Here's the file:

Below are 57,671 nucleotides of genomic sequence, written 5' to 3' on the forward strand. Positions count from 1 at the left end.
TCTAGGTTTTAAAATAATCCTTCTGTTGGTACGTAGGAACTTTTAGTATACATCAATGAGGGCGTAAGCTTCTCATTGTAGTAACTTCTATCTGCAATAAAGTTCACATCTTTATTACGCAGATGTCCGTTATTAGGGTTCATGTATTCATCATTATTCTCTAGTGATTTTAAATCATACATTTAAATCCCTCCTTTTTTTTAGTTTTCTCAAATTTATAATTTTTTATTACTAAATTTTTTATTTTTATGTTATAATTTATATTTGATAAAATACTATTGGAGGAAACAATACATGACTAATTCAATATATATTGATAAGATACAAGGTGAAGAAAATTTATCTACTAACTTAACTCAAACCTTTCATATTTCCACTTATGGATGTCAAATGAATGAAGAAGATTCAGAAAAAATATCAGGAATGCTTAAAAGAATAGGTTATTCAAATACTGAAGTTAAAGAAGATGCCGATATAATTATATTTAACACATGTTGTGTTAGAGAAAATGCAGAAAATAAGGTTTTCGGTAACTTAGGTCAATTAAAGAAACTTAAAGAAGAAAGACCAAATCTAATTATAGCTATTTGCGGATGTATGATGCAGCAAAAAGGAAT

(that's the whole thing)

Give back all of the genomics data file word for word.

Below are 57,671 nucleotides of genomic sequence, written 5' to 3' on the forward strand. Positions count from 1 at the left end.
TCTAGGTTTTAAAATAATCCTTCTGTTGGTACGTAGGAACTTTTAGTATACATCAATGAGGGCGTAAGCTTCTCATTGTAGTAACTTCTATCTGCAATAAAGTTCACATCTTTATTACGCAGATGTCCGTTATTAGGGTTCATGTATTCATCATTATTCTCTAGTGATTTTAAATCATACATTTAAATCCCTCCTTTTTTTTAGTTTTCTCAAATTTATAATTTTTTATTACTAAATTTTTTATTTTTATGTTATAATTTATATTTGATAAAATACTATTGGAGGAAACAATACATGACTAATTCAATATATATTGATAAGATACAAGGTGAAGAAAATTTATCTACTAACTTAACTCAAACCTTTCATATTTCCACTTATGGATGTCAAATGAATGAAGAAGATTCAGAAAAAATATCAGGAATGCTTAAAAGAATAGGTTATTCAAATACTGAAGTTAAAGAAGATGCCGATATAATTATATTTAACACATGTTGTGTTAGAGAAAATGCAGAAAATAAGGTTTTCGGTAACTTAGGTCAATTAAAGAAACTTAAAGAAGAAAGACCAAATCTAATTATAGCTATTTGCGGATGTATGATGCAGCAAAAAGGAAT